Doesn’t ‘earned wage access’ just make things worse?
The creators of earned wage advance apps argue that giving employees some flexibility over when they access money they’ve already earned reduces these worries and helps them manage those unexpected financial hurdles such as a new boiler or car windscreen.
“Employers do raise concerns around whether employees will spend all their wages, but we find that when people are given more financial freedom they act more responsibly,” claims Wagestream’s Briffett. Imposing a limit of how much can be accessed reduces the likelihood of employees over-reaching themselves, he adds.
Safwan Shah, founder and CEO of PayActiv – a US-based earned wage access company whose biggest client is Walmart – describes the service as a “guardrail” that helps workers deal with those bumps in the road. Unlike Wagestream, there is no fee per transaction (although there is a subscription charge for every week it’s used) and employees can use it as often as they like up to the percentage that’s been set by their employer. Employees can also transfer the money to a Visa charge card or directly into an Uber journey if they choose.
Some benefits experts argue, however, that dangling the carrot of accessing wages earlier in the month masks the real problem – a lack of financial confidence and awareness.
“It’s still the case that many bigger employers feel they don’t have to offer financial advice because they feel they pay OK,” explains Brown. “Or many employers recognise they need to do something but it’s piecemeal. They need to look at the underpinning issues – have their employees got a debt problem? What’s the nature of it, do they need support to budget? What techniques can we use to address it?”
Brown believes that offering people financial education – particularly face to face – has a “universally positive effect”. Lower paid workers often don’t have the bandwidth to shop around for better deals, so they end up making bad decisions, he adds.
Employers also need to consider these issues when designing and communicating benefits packages, argues Allan from Neyber. “If an employee is struggling to feed their kids, with the best will in the world they won’t value or make the most of a leading benefits package,” she says.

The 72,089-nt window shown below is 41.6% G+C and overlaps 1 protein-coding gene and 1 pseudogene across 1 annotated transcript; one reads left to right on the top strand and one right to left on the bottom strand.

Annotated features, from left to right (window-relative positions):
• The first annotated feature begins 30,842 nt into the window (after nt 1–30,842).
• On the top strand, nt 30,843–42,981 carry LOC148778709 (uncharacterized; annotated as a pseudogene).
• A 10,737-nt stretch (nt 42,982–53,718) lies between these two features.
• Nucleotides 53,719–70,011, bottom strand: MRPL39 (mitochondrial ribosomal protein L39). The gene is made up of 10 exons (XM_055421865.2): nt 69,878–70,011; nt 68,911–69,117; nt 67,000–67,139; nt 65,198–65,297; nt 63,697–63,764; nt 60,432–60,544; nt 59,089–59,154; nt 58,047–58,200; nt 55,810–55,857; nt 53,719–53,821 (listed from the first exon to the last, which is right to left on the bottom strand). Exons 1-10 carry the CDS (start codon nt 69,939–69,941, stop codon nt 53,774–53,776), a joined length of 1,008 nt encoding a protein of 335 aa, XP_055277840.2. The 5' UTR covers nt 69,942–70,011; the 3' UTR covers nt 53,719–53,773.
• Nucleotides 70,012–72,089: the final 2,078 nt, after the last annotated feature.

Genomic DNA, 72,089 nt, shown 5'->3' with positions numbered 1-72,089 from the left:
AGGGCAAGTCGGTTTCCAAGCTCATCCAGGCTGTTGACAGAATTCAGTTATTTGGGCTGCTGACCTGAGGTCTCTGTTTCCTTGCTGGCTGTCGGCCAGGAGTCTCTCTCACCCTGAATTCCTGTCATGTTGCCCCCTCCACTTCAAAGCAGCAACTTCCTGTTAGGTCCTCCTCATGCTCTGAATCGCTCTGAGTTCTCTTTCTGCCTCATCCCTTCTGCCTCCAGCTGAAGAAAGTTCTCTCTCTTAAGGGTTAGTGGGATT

“Employers need to take a step back and help them to get the basics right so they’re on an even keel. Even just being able to see where their money is being spent can help as lots of people don’t realise, as they’re often just using contactless cards so don’t ‘see’ the money.”
Through seminars or online resources, employees can work through situations such as which is better – paying off a debt that’s costing them 40% interest or putting it in a low-interest savings account, she adds.
Getting employees back on track
Jeannette Makings, head of financial education services at Close Brothers bank, agrees: “If you don’t have the fundamentals in place such as budgeting, then anything else won’t be as effective – there’s no plan in place to go against. I worry that apps such as this could help employees in the short term but mask the problem that they can’t fix their monthly budget,” she says.
Makings argues that helping to navigate employees through their finances, firstly by reducing their existing outgoings (vouchers, corporate memberships), then identifying whether there’s room in the budget to start saving, is a more sustainable strategy. Close Brothers’ recent research found that 48% of businesses do not have a financial wellbeing strategy, and of those that do, only 18% describe it as comprehensive.
Not everyone thinks that more financial education is the answer, however. “If someone is living pay cheque to pay cheque, education is like giving a starving man a diet book,” says Shah from PayActiv. “It’s implying you think the IQ of your users is low.”
Briffett from Wagestream disagrees, and includes “just-in-time” financial education in the app, as well as a savings mechanism so if workers get to the point where they do have some spare, they can begin to build a cash cushion. Close Brothers’ research found that, of those organisations that were improving financial education, 30% felt it improved employee productivity, while 24% thought it helped talent acquisition and retention.
Employers investing in these apps might feel they’re doing workers a favour, but Shah concludes that we need to completely change our thinking on pay: “This is not early payment, it’s already been earned. The reality is that businesses are taking a loan from employees for two weeks or a month by paying them in arrears – this is what we want to disrupt and correct.”